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Mainstream, VOL LIX No 26, New Delhi, June 12, 2021

An Organic Intellectual of Haryana is No More | Ranbir Singh

Saturday 12 June 2021



Born on 11 June 1935, at Chautala (Sirsa) in a land owning Jat family, Prof. D.R. Chaudhry is no more. He breathed his last on June 2, 2021 at Rohtak owing to old age complications.

After getting Master’s Degree in English from Delhi University, he taught in Dyal Singh College, New Delhi for about two decades and remained active in Delhi University Teachers’ Union before joining Haryana Public Service Commission as its Member in 1977 owing to his proximity to the then Chief Minister of Haryana, Ch. Devi Lal and retired as its Chairman.

His aversion to Om Parkash Chautala made him to join hands with the builder of Modern Haryana, Ch. Bansi Lal on the eve of 1991 parliamentary and assembly elections. But his authoritarian style made DR, as he was popularly known among his friends, to part company with him.

Thereafter, he had been appointed as a Member of Haryana Administrative Reforms Commission by the then Chief Minister of Haryana, Bhupinder Singh Hooda in 2006 as he wanted to make use of the deep understanding of DR on the administrative problems of the state. He fulfilled the hopes of Hooda by contributing in a big way in the preparation of the drafts of the reports of the Commission on various facets of administration in Haryana.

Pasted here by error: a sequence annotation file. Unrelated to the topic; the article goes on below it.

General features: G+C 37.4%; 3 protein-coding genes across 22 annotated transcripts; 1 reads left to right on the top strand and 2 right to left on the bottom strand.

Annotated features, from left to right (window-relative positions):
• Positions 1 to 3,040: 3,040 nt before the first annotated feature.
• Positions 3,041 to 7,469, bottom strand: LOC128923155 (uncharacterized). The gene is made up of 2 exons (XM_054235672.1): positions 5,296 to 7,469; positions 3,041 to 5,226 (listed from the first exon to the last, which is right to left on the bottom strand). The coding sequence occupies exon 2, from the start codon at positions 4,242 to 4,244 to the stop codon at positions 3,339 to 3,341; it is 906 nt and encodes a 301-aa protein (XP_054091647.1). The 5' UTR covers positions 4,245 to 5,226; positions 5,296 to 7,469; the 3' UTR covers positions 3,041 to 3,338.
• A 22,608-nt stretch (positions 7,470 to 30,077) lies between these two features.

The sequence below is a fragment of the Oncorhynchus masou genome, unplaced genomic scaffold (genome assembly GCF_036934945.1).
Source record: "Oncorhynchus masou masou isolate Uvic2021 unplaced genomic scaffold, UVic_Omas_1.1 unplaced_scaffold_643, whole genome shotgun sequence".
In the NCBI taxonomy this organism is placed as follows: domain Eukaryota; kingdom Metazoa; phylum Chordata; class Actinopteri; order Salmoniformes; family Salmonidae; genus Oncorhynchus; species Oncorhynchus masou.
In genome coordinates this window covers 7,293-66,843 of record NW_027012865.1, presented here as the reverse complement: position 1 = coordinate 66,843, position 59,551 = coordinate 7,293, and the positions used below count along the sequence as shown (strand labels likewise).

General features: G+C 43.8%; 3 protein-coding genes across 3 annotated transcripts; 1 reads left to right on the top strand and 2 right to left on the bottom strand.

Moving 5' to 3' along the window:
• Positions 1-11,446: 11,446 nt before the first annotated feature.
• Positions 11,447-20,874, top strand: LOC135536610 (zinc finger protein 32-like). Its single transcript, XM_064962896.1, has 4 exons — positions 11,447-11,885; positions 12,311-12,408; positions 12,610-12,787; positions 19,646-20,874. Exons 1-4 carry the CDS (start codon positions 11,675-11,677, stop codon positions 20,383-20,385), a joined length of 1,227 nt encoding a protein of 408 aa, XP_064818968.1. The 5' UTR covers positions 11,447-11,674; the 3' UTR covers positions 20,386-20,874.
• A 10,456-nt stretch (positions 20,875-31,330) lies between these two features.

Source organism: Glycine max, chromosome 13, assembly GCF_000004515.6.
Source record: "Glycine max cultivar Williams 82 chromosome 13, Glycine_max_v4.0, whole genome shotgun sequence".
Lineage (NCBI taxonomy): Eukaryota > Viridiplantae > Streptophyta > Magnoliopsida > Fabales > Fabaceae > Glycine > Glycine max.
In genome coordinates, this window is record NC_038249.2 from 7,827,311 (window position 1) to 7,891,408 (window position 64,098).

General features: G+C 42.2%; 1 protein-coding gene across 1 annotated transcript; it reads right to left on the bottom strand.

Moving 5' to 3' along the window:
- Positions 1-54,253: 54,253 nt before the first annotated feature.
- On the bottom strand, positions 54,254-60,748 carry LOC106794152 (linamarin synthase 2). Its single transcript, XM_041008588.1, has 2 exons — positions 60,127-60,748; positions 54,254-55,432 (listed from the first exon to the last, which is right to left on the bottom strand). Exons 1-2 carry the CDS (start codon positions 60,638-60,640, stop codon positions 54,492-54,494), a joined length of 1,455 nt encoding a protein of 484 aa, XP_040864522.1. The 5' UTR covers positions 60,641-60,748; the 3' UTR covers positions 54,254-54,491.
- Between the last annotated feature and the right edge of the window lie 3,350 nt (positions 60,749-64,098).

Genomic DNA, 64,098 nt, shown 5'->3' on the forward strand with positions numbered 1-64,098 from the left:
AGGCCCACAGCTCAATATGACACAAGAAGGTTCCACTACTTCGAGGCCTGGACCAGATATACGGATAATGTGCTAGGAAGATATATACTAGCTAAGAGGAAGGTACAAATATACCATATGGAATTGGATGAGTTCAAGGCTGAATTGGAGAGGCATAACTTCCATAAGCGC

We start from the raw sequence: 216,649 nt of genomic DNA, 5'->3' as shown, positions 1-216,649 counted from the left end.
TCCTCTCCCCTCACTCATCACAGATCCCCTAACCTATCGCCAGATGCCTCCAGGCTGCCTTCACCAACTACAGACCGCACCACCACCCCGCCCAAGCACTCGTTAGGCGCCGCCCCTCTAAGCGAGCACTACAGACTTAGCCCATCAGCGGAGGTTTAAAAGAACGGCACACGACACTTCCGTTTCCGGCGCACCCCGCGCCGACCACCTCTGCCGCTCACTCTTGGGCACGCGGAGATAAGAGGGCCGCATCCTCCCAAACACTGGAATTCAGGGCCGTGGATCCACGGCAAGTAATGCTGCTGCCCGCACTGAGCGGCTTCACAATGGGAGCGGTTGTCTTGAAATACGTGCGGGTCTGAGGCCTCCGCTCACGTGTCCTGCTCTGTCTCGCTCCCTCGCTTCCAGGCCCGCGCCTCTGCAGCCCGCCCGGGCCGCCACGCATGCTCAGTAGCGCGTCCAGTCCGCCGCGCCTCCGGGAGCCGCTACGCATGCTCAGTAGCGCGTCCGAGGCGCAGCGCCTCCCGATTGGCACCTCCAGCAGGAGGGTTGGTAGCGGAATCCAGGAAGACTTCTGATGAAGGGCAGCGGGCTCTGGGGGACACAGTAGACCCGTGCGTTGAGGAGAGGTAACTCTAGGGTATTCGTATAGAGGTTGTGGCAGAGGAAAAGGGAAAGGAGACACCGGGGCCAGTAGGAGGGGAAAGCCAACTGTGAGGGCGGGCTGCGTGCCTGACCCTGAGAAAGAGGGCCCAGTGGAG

Later on, DR served as the Chairman of Jan Chetna Manch, Rohtak, a NGO working for the empowerment of Panchayati Raj Institutions and welfare of women in the state.
Chaudhary had also launched a Hindi weekly, Peengh, for highlighting the social, culture, economic and political problems of Haryana. He also regularly contributed articles in ‘The Tribune’ on the above issues and authored the book Haryana at Crossroads for the National Book Trust of India.

DR was indeed an organic intellectual in the sense in which Grainer has used this term. He always gave priority to social issues over his personal interests. His death has caused a vacuum which can not be easily filled.

(Author: Ranbir Singh, Senior Fellow, Institute of Social Sciences, New Delhi)

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